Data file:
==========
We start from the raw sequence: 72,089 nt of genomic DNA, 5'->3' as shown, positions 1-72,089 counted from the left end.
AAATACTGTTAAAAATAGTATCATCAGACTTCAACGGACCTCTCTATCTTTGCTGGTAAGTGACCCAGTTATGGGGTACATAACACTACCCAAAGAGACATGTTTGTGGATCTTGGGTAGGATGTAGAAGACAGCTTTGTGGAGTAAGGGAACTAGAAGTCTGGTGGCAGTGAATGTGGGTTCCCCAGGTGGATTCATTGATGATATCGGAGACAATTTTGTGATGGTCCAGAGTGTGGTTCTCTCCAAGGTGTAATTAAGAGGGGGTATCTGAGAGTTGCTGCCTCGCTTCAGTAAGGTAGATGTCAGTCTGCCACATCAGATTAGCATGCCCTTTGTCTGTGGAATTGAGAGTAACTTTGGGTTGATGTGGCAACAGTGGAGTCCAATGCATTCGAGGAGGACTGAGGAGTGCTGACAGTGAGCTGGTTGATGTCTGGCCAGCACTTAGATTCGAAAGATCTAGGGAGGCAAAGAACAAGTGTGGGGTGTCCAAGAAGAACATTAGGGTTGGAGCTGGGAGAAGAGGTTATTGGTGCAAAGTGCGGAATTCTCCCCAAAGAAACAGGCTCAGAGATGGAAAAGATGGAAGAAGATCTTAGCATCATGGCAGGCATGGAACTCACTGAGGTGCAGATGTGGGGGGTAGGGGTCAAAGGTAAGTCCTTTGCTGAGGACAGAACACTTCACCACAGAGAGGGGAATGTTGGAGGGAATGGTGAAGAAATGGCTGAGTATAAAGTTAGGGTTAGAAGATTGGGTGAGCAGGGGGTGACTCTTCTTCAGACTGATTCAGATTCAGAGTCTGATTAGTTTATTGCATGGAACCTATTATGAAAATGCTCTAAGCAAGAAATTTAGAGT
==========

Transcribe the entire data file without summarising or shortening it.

We start from the raw sequence: 72,089 nt of genomic DNA, 5'->3' as shown, positions 1-72,089 counted from the left end.
AAATACTGTTAAAAATAGTATCATCAGACTTCAACGGACCTCTCTATCTTTGCTGGTAAGTGACCCAGTTATGGGGTACATAACACTACCCAAAGAGACATGTTTGTGGATCTTGGGTAGGATGTAGAAGACAGCTTTGTGGAGTAAGGGAACTAGAAGTCTGGTGGCAGTGAATGTGGGTTCCCCAGGTGGATTCATTGATGATATCGGAGACAATTTTGTGATGGTCCAGAGTGTGGTTCTCTCCAAGGTGTAATTAAGAGGGGGTATCTGAGAGTTGCTGCCTCGCTTCAGTAAGGTAGATGTCAGTCTGCCACATCAGATTAGCATGCCCTTTGTCTGTGGAATTGAGAGTAACTTTGGGTTGATGTGGCAACAGTGGAGTCCAATGCATTCGAGGAGGACTGAGGAGTGCTGACAGTGAGCTGGTTGATGTCTGGCCAGCACTTAGATTCGAAAGATCTAGGGAGGCAAAGAACAAGTGTGGGGTGTCCAAGAAGAACATTAGGGTTGGAGCTGGGAGAAGAGGTTATTGGTGCAAAGTGCGGAATTCTCCCCAAAGAAACAGGCTCAGAGATGGAAAAGATGGAAGAAGATCTTAGCATCATGGCAGGCATGGAACTCACTGAGGTGCAGATGTGGGGGGTAGGGGTCAAAGGTAAGTCCTTTGCTGAGGACAGAACACTTCACCACAGAGAGGGGAATGTTGGAGGGAATGGTGAAGAAATGGCTGAGTATAAAGTTAGGGTTAGAAGATTGGGTGAGCAGGGGGTGACTCTTCTTCAGACTGATTCAGATTCAGAGTCTGATTAGTTTATTGCATGGAACCTATTATGAAAATGCTCTAAGCAAGAAATTTAGAGT